Drones used to track fighters in Mali
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As many as 12 fighters from the Al-Qaeda in the Islamic Maghreb (AQIM) group have been killed in a counter-terrorism operation by French forces in Mali who used drones to track down the jihadists, France's defence minister said on Thursday.
The offensive took place on Tuesday night in northeastern Mali, Jean-Yves Drian said.
Separately, a UN source confirmed that “a very large French operation” in the area had taken place.
The AQIM fighters were spotted by French forces operating the US-made Reaper drones, Drian said, confirming a report which had appeared in the daily Le Figaro.
“These are the drones which the French army now has in place which allows us to identify these groups,” said Drian.
Ministerial sources said the those killed belonged to the AQIM group, operating in a mountainous region of north-eastern Mali.
According to the same source, use of the drones - as well as Mirage 2000 fighter jets and military helicopters - underlined the increasingly sophisticated weaponry now being employed by the French military.
The Reaper drones are based in Niamey, the capital of Niger, which borders Mali to the south. No ground forces were used in the operation, said Drian.
The minister added that, despite the success of the latest operation, French forces in the region would remain vigilant.
A source from MINUSMA, the United Nations peacekeeping mission in Mali, told AFP that the French assault “has led to the neutralisation of a dozen terrorists”.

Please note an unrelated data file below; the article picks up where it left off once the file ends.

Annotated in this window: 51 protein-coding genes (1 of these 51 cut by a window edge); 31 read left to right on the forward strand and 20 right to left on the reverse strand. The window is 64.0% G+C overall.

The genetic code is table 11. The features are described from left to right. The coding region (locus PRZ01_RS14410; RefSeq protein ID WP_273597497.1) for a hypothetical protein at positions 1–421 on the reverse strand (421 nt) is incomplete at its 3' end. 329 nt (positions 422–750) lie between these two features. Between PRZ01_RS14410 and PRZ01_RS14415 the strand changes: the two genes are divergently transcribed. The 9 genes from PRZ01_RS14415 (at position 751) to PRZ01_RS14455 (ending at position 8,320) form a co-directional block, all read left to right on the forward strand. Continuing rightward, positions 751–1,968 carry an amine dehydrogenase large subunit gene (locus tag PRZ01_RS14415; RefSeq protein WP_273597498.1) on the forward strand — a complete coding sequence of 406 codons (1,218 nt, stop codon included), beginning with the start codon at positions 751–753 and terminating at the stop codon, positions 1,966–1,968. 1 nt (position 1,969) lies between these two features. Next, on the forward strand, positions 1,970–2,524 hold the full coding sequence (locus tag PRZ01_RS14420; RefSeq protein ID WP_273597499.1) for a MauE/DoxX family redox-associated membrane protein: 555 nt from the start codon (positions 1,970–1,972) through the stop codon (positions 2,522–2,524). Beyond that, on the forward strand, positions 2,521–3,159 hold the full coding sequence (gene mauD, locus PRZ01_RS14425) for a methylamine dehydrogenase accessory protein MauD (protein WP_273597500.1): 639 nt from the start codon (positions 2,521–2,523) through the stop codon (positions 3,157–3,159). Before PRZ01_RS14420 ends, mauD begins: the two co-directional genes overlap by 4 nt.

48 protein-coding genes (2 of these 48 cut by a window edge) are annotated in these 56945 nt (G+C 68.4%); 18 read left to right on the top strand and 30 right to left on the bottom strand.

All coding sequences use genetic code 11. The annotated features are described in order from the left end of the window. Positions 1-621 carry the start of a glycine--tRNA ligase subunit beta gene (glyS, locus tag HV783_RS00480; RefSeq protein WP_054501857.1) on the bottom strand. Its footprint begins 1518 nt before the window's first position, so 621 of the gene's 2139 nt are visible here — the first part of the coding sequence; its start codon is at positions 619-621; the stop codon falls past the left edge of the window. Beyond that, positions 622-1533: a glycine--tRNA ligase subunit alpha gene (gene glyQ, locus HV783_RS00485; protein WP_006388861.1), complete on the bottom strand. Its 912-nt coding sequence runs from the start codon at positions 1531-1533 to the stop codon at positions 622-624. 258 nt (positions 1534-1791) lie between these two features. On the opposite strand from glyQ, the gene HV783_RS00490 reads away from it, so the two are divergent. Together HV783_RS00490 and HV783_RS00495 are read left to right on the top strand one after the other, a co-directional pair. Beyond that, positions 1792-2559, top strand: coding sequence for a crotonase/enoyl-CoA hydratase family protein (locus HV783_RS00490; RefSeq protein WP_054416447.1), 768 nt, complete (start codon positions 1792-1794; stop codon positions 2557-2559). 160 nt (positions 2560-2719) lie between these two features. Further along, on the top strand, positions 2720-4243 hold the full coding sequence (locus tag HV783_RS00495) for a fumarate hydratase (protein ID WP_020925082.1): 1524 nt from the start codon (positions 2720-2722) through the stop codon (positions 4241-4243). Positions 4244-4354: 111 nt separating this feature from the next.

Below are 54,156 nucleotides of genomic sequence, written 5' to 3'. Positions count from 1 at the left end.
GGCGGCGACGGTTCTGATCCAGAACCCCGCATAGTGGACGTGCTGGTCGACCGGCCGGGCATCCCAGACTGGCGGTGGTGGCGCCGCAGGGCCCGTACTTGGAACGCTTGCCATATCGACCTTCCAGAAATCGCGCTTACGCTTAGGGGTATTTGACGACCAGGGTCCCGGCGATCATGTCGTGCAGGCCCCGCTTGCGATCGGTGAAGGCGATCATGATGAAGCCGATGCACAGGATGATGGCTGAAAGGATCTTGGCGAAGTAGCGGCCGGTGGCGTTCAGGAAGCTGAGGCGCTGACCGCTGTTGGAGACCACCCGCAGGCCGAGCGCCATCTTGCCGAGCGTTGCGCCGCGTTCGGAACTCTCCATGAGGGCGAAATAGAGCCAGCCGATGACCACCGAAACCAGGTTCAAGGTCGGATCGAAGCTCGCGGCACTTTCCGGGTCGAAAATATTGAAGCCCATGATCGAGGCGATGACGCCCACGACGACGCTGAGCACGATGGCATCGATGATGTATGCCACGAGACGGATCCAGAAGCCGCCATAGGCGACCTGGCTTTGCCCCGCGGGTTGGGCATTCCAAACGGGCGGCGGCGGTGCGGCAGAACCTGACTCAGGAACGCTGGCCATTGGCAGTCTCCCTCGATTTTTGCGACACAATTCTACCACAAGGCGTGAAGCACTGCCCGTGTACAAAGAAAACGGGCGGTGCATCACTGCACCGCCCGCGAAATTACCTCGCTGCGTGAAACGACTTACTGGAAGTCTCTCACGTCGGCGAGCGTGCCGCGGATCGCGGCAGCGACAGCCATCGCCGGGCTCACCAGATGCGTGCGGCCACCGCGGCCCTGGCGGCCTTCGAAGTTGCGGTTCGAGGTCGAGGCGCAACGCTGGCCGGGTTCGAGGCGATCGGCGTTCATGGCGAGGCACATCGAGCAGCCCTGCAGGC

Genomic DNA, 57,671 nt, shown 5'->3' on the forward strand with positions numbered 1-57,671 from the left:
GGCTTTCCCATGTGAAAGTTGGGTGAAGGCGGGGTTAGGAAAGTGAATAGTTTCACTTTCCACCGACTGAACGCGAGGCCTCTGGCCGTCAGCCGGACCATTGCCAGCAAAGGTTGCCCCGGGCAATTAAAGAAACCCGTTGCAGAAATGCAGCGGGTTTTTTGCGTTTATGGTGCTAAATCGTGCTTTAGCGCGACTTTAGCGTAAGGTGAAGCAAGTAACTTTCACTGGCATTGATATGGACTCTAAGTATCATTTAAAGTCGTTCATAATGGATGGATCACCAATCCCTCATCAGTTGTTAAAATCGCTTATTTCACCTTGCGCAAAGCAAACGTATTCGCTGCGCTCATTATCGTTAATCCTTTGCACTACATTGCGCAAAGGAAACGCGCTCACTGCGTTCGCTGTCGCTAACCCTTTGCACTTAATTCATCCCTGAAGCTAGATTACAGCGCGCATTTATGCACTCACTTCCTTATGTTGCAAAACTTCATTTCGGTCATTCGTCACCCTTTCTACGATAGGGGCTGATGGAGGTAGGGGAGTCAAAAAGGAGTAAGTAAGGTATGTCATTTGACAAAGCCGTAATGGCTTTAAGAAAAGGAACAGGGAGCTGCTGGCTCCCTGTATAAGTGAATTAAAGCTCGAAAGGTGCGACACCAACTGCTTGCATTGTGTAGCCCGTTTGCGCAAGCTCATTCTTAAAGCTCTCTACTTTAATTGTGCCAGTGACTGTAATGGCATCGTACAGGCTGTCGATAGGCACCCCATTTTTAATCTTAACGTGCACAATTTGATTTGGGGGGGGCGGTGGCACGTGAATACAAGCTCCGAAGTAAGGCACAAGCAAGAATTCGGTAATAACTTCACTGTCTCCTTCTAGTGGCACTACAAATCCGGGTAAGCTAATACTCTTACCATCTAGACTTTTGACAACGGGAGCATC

The UN promised further details of the operation later.
A Malian army source informed AFP that “Islamists, notably from Libya, have reorganised themselves on the ground”.
“They set up two bases in the north-east that the French from (Operation) Serval... destroyed on Tuesday night. At least 11 terrorists were killed,” said the same source.
Mali was thrown into chaos in 2012 when Tuareg separatist rebels launched an offensive in the northern desert helped by Islamist militants linked to al-Qaeda, after the country's president was toppled in a coup.
The Islamists took control of northern Mali, ruling it under a brutal version of Islamic law until former colonial ruler France sent in troops to flush them out in January 2013.
UN peacekeepers took over security in July last year from the Pan-African AFISMA military mission, which had been supporting the French troops.
France is winding down its deployment from a peak of around 5 000 soldiers but is to keep 1 000 troops in Mali beyond the spring. - Sapa-AFP